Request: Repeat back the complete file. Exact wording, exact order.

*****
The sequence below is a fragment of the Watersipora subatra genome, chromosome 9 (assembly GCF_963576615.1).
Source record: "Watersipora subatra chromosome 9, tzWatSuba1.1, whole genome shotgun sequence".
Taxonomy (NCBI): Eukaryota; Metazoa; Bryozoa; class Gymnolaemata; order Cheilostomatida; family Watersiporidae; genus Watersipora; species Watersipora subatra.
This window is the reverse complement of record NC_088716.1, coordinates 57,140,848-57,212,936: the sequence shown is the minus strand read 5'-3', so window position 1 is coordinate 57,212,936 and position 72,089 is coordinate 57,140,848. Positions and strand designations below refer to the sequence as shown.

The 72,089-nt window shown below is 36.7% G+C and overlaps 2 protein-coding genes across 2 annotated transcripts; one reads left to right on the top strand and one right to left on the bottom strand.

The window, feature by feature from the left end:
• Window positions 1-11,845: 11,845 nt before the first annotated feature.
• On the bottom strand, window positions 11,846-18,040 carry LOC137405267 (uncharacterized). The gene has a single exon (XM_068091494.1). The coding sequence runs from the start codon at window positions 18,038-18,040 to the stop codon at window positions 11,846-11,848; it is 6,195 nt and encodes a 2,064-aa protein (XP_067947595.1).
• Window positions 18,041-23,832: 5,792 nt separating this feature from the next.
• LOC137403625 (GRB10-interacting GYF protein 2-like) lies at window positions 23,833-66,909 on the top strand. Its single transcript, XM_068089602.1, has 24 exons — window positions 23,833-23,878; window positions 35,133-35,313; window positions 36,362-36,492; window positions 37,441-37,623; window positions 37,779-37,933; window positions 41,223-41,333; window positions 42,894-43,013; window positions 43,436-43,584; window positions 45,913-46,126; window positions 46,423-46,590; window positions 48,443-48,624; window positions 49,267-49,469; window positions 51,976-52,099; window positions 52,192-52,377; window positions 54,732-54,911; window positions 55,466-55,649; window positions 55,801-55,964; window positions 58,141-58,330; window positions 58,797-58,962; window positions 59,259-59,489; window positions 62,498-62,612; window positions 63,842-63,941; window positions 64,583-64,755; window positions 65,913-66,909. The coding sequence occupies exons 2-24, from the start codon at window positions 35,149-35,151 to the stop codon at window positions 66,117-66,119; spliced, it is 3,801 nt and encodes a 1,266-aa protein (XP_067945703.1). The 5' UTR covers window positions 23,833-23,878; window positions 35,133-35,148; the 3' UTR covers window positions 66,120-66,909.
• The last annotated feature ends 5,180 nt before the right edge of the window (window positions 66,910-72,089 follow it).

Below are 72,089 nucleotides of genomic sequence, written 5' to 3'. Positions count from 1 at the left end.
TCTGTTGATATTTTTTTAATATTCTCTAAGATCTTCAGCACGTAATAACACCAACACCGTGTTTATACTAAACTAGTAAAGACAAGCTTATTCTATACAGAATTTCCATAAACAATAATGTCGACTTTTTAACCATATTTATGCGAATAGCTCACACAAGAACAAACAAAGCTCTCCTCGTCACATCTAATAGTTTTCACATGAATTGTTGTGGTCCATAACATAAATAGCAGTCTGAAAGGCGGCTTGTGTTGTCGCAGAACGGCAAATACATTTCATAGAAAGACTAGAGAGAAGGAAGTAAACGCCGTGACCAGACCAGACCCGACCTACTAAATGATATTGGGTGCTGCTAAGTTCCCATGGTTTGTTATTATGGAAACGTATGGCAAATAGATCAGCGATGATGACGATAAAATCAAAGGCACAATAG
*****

The sequence below is a fragment of the Watersipora subatra genome, chromosome 9 (assembly GCF_963576615.1).
Source record: "Watersipora subatra chromosome 9, tzWatSuba1.1, whole genome shotgun sequence".
Taxonomy (NCBI): Eukaryota; Metazoa; Bryozoa; class Gymnolaemata; order Cheilostomatida; family Watersiporidae; genus Watersipora; species Watersipora subatra.
This window is the reverse complement of record NC_088716.1, coordinates 57,140,848-57,212,936: the sequence shown is the minus strand read 5'-3', so window position 1 is coordinate 57,212,936 and position 72,089 is coordinate 57,140,848. Positions and strand designations below refer to the sequence as shown.

The 72,089-nt window shown below is 36.7% G+C and overlaps 2 protein-coding genes across 2 annotated transcripts; one reads left to right on the top strand and one right to left on the bottom strand.

The window, feature by feature from the left end:
• Window positions 1-11,845: 11,845 nt before the first annotated feature.
• On the bottom strand, window positions 11,846-18,040 carry LOC137405267 (uncharacterized). The gene has a single exon (XM_068091494.1). The coding sequence runs from the start codon at window positions 18,038-18,040 to the stop codon at window positions 11,846-11,848; it is 6,195 nt and encodes a 2,064-aa protein (XP_067947595.1).
• Window positions 18,041-23,832: 5,792 nt separating this feature from the next.
• LOC137403625 (GRB10-interacting GYF protein 2-like) lies at window positions 23,833-66,909 on the top strand. Its single transcript, XM_068089602.1, has 24 exons — window positions 23,833-23,878; window positions 35,133-35,313; window positions 36,362-36,492; window positions 37,441-37,623; window positions 37,779-37,933; window positions 41,223-41,333; window positions 42,894-43,013; window positions 43,436-43,584; window positions 45,913-46,126; window positions 46,423-46,590; window positions 48,443-48,624; window positions 49,267-49,469; window positions 51,976-52,099; window positions 52,192-52,377; window positions 54,732-54,911; window positions 55,466-55,649; window positions 55,801-55,964; window positions 58,141-58,330; window positions 58,797-58,962; window positions 59,259-59,489; window positions 62,498-62,612; window positions 63,842-63,941; window positions 64,583-64,755; window positions 65,913-66,909. The coding sequence occupies exons 2-24, from the start codon at window positions 35,149-35,151 to the stop codon at window positions 66,117-66,119; spliced, it is 3,801 nt and encodes a 1,266-aa protein (XP_067945703.1). The 5' UTR covers window positions 23,833-23,878; window positions 35,133-35,148; the 3' UTR covers window positions 66,120-66,909.
• The last annotated feature ends 5,180 nt before the right edge of the window (window positions 66,910-72,089 follow it).

Below are 72,089 nucleotides of genomic sequence, written 5' to 3'. Positions count from 1 at the left end.
TCTGTTGATATTTTTTTAATATTCTCTAAGATCTTCAGCACGTAATAACACCAACACCGTGTTTATACTAAACTAGTAAAGACAAGCTTATTCTATACAGAATTTCCATAAACAATAATGTCGACTTTTTAACCATATTTATGCGAATAGCTCACACAAGAACAAACAAAGCTCTCCTCGTCACATCTAATAGTTTTCACATGAATTGTTGTGGTCCATAACATAAATAGCAGTCTGAAAGGCGGCTTGTGTTGTCGCAGAACGGCAAATACATTTCATAGAAAGACTAGAGAGAAGGAAGTAAACGCCGTGACCAGACCAGACCCGACCTACTAAATGATATTGGGTGCTGCTAAGTTCCCATGGTTTGTTATTATGGAAACGTATGGCAAATAGATCAGCGATGATGACGATAAAATCAAAGGCACAATAG